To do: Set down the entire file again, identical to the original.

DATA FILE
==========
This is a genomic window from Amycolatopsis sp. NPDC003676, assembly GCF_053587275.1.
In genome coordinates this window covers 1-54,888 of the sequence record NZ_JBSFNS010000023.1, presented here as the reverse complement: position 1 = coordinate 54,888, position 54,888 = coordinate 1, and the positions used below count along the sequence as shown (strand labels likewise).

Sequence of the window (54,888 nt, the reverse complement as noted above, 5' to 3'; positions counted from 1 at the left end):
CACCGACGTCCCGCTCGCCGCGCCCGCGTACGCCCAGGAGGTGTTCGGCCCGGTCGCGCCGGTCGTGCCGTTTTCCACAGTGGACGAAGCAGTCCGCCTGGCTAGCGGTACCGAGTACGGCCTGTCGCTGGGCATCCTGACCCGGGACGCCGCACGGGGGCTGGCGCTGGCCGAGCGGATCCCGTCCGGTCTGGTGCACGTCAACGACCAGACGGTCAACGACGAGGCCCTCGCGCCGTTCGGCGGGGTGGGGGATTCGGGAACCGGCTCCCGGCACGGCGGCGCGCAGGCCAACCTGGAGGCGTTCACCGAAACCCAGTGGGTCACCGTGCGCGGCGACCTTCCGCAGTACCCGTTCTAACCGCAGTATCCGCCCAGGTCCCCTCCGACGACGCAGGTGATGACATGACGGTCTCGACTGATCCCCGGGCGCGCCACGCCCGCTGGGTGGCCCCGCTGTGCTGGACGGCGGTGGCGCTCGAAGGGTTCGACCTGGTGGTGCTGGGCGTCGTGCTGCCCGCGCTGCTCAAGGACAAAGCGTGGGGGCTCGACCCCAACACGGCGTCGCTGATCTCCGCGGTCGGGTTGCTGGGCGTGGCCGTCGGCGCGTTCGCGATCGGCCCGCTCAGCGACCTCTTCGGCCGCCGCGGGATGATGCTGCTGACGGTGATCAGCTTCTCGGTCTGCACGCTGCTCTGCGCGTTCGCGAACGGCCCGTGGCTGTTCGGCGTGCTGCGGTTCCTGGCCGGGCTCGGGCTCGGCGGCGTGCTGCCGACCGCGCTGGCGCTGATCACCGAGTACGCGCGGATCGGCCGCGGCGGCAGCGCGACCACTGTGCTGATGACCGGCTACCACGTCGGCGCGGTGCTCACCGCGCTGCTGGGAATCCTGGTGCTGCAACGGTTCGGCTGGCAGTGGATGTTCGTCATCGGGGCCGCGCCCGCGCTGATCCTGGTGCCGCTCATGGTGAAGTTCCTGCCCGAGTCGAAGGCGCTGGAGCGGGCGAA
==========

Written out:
This is a genomic window from Amycolatopsis sp. NPDC003676, assembly GCF_053587275.1.
In genome coordinates this window covers 1-54,888 of the sequence record NZ_JBSFNS010000023.1, presented here as the reverse complement: position 1 = coordinate 54,888, position 54,888 = coordinate 1, and the positions used below count along the sequence as shown (strand labels likewise).

Sequence of the window (54,888 nt, the reverse complement as noted above, 5' to 3'; positions counted from 1 at the left end):
CACCGACGTCCCGCTCGCCGCGCCCGCGTACGCCCAGGAGGTGTTCGGCCCGGTCGCGCCGGTCGTGCCGTTTTCCACAGTGGACGAAGCAGTCCGCCTGGCTAGCGGTACCGAGTACGGCCTGTCGCTGGGCATCCTGACCCGGGACGCCGCACGGGGGCTGGCGCTGGCCGAGCGGATCCCGTCCGGTCTGGTGCACGTCAACGACCAGACGGTCAACGACGAGGCCCTCGCGCCGTTCGGCGGGGTGGGGGATTCGGGAACCGGCTCCCGGCACGGCGGCGCGCAGGCCAACCTGGAGGCGTTCACCGAAACCCAGTGGGTCACCGTGCGCGGCGACCTTCCGCAGTACCCGTTCTAACCGCAGTATCCGCCCAGGTCCCCTCCGACGACGCAGGTGATGACATGACGGTCTCGACTGATCCCCGGGCGCGCCACGCCCGCTGGGTGGCCCCGCTGTGCTGGACGGCGGTGGCGCTCGAAGGGTTCGACCTGGTGGTGCTGGGCGTCGTGCTGCCCGCGCTGCTCAAGGACAAAGCGTGGGGGCTCGACCCCAACACGGCGTCGCTGATCTCCGCGGTCGGGTTGCTGGGCGTGGCCGTCGGCGCGTTCGCGATCGGCCCGCTCAGCGACCTCTTCGGCCGCCGCGGGATGATGCTGCTGACGGTGATCAGCTTCTCGGTCTGCACGCTGCTCTGCGCGTTCGCGAACGGCCCGTGGCTGTTCGGCGTGCTGCGGTTCCTGGCCGGGCTCGGGCTCGGCGGCGTGCTGCCGACCGCGCTGGCGCTGATCACCGAGTACGCGCGGATCGGCCGCGGCGGCAGCGCGACCACTGTGCTGATGACCGGCTACCACGTCGGCGCGGTGCTCACCGCGCTGCTGGGAATCCTGGTGCTGCAACGGTTCGGCTGGCAGTGGATGTTCGTCATCGGGGCCGCGCCCGCGCTGATCCTGGTGCCGCTCATGGTGAAGTTCCTGCCCGAGTCGAAGGCGCTGGAGCGGGCGAA